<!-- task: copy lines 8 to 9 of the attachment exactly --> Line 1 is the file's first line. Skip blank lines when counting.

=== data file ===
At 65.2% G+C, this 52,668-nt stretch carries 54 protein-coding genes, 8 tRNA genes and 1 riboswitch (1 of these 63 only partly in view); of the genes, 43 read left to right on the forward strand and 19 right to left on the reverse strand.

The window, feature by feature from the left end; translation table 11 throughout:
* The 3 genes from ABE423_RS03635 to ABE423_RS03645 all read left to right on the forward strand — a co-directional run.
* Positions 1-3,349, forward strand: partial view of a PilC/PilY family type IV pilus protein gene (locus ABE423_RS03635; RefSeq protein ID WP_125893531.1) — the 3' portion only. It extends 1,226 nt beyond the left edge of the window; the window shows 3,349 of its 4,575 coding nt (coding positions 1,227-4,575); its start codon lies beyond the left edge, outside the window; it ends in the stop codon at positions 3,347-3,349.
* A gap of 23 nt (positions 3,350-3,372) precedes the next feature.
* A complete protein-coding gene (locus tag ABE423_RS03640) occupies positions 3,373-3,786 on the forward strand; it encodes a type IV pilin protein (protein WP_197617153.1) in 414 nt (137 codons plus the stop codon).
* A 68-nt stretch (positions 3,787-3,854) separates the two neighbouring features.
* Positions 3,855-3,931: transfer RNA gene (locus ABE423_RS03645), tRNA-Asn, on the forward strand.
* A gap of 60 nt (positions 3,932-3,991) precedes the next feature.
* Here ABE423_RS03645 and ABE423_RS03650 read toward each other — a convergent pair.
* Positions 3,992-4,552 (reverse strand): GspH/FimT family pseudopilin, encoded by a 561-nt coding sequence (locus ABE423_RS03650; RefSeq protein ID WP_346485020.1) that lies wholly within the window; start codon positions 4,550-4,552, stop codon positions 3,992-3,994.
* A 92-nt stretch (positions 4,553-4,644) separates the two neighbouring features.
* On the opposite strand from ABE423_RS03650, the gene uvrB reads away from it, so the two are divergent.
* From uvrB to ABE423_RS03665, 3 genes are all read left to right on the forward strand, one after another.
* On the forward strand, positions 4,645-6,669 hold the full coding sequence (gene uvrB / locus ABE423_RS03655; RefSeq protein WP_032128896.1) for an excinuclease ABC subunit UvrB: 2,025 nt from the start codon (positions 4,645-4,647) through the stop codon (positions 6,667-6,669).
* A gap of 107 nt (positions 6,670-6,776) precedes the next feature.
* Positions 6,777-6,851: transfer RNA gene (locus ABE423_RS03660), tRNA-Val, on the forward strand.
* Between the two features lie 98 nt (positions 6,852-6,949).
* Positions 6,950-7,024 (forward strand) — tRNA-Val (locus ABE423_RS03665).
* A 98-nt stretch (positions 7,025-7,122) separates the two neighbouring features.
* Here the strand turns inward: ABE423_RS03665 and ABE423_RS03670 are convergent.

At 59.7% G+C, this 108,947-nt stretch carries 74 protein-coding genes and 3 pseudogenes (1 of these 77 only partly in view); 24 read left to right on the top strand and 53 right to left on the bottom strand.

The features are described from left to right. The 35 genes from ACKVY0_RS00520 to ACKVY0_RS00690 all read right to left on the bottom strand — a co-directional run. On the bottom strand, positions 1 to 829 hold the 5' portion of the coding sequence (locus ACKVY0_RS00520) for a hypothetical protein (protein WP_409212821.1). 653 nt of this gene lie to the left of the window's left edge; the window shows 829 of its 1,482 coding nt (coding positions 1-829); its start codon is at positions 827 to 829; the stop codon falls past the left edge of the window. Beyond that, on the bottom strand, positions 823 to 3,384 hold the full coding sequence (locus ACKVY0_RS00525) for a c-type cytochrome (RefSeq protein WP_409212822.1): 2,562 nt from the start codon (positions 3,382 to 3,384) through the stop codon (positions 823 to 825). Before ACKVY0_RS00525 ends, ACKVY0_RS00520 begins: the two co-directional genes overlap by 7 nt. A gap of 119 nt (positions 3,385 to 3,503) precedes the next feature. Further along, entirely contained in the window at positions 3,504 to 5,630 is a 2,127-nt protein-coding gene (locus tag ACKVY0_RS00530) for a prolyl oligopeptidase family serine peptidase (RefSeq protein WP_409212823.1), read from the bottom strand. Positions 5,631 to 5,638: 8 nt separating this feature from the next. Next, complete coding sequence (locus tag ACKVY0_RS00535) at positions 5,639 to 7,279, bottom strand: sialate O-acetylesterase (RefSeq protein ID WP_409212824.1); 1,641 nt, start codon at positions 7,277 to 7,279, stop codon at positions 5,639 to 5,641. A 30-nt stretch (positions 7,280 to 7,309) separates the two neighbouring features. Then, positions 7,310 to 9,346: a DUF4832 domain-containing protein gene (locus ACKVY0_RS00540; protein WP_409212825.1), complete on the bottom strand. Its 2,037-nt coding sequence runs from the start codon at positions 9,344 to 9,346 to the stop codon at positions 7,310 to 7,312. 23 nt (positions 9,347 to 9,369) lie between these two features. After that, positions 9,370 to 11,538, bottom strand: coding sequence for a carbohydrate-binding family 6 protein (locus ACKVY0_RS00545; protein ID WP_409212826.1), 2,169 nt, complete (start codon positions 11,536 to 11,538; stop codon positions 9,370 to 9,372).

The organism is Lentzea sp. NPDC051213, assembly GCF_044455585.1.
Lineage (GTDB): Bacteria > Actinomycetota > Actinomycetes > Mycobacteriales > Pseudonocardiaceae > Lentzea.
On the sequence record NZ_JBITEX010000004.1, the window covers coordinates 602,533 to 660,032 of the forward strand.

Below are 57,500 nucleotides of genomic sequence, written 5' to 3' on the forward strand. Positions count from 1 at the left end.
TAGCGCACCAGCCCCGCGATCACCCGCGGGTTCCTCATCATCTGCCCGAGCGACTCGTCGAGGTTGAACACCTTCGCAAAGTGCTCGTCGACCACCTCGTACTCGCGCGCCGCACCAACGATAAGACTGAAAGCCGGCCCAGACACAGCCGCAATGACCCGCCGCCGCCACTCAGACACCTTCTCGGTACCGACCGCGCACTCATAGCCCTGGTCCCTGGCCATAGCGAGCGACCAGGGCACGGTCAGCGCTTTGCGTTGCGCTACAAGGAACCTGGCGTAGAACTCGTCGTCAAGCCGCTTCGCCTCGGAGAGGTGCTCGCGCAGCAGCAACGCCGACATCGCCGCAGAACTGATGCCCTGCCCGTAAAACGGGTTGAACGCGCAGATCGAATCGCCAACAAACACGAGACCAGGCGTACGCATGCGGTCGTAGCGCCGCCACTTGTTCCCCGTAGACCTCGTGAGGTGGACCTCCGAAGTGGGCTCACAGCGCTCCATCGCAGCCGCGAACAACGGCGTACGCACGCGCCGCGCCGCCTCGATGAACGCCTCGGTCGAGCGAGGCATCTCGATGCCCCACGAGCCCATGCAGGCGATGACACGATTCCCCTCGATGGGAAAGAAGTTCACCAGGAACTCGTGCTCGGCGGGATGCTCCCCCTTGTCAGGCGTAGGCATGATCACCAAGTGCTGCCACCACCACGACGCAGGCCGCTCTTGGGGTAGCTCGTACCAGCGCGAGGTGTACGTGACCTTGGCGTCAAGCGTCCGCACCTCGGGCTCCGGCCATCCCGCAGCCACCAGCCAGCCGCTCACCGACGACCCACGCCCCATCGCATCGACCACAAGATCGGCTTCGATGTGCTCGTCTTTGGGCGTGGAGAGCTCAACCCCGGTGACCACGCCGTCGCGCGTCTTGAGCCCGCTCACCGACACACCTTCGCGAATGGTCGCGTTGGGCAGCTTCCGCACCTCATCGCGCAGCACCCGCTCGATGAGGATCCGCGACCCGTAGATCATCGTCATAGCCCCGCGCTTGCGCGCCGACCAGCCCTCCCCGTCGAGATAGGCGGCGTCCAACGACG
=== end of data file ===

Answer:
* Positions 3,855-3,931: transfer RNA gene (locus ABE423_RS03645), tRNA-Asn, on the forward strand.
* A gap of 60 nt (positions 3,932-3,991) precedes the next feature.